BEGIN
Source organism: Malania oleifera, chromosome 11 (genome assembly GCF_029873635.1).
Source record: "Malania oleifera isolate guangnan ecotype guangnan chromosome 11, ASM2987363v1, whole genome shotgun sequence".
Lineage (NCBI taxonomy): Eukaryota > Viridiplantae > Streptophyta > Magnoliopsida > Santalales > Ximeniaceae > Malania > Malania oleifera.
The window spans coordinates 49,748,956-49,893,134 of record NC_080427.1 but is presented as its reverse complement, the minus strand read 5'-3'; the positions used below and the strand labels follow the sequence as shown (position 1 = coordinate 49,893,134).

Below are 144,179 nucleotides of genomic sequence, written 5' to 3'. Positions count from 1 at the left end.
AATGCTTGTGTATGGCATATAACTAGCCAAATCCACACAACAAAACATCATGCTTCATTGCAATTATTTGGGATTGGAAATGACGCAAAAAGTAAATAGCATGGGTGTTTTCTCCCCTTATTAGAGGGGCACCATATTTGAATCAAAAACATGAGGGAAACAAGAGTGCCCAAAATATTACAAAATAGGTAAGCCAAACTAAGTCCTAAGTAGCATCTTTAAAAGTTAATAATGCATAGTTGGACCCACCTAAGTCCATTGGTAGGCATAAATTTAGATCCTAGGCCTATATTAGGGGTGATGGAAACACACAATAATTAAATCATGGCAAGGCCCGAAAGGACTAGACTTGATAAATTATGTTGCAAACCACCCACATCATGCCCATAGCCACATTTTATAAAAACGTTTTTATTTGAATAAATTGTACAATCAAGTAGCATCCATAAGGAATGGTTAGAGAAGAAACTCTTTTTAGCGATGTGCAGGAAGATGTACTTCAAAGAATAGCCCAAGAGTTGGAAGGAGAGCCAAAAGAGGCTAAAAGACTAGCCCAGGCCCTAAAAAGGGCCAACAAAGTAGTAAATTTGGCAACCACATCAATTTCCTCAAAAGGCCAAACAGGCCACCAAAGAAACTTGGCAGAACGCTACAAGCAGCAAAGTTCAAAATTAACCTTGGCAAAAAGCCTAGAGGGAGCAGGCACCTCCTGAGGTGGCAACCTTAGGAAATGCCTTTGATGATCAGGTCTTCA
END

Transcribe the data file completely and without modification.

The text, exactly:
Source organism: Malania oleifera, chromosome 11 (genome assembly GCF_029873635.1).
Source record: "Malania oleifera isolate guangnan ecotype guangnan chromosome 11, ASM2987363v1, whole genome shotgun sequence".
Lineage (NCBI taxonomy): Eukaryota > Viridiplantae > Streptophyta > Magnoliopsida > Santalales > Ximeniaceae > Malania > Malania oleifera.
The window spans coordinates 49,748,956-49,893,134 of record NC_080427.1 but is presented as its reverse complement, the minus strand read 5'-3'; the positions used below and the strand labels follow the sequence as shown (position 1 = coordinate 49,893,134).

Below are 144,179 nucleotides of genomic sequence, written 5' to 3'. Positions count from 1 at the left end.
AATGCTTGTGTATGGCATATAACTAGCCAAATCCACACAACAAAACATCATGCTTCATTGCAATTATTTGGGATTGGAAATGACGCAAAAAGTAAATAGCATGGGTGTTTTCTCCCCTTATTAGAGGGGCACCATATTTGAATCAAAAACATGAGGGAAACAAGAGTGCCCAAAATATTACAAAATAGGTAAGCCAAACTAAGTCCTAAGTAGCATCTTTAAAAGTTAATAATGCATAGTTGGACCCACCTAAGTCCATTGGTAGGCATAAATTTAGATCCTAGGCCTATATTAGGGGTGATGGAAACACACAATAATTAAATCATGGCAAGGCCCGAAAGGACTAGACTTGATAAATTATGTTGCAAACCACCCACATCATGCCCATAGCCACATTTTATAAAAACGTTTTTATTTGAATAAATTGTACAATCAAGTAGCATCCATAAGGAATGGTTAGAGAAGAAACTCTTTTTAGCGATGTGCAGGAAGATGTACTTCAAAGAATAGCCCAAGAGTTGGAAGGAGAGCCAAAAGAGGCTAAAAGACTAGCCCAGGCCCTAAAAAGGGCCAACAAAGTAGTAAATTTGGCAACCACATCAATTTCCTCAAAAGGCCAAACAGGCCACCAAAGAAACTTGGCAGAACGCTACAAGCAGCAAAGTTCAAAATTAACCTTGGCAAAAAGCCTAGAGGGAGCAGGCACCTCCTGAGGTGGCAACCTTAGGAAATGCCTTTGATGATCAGGTCTTCA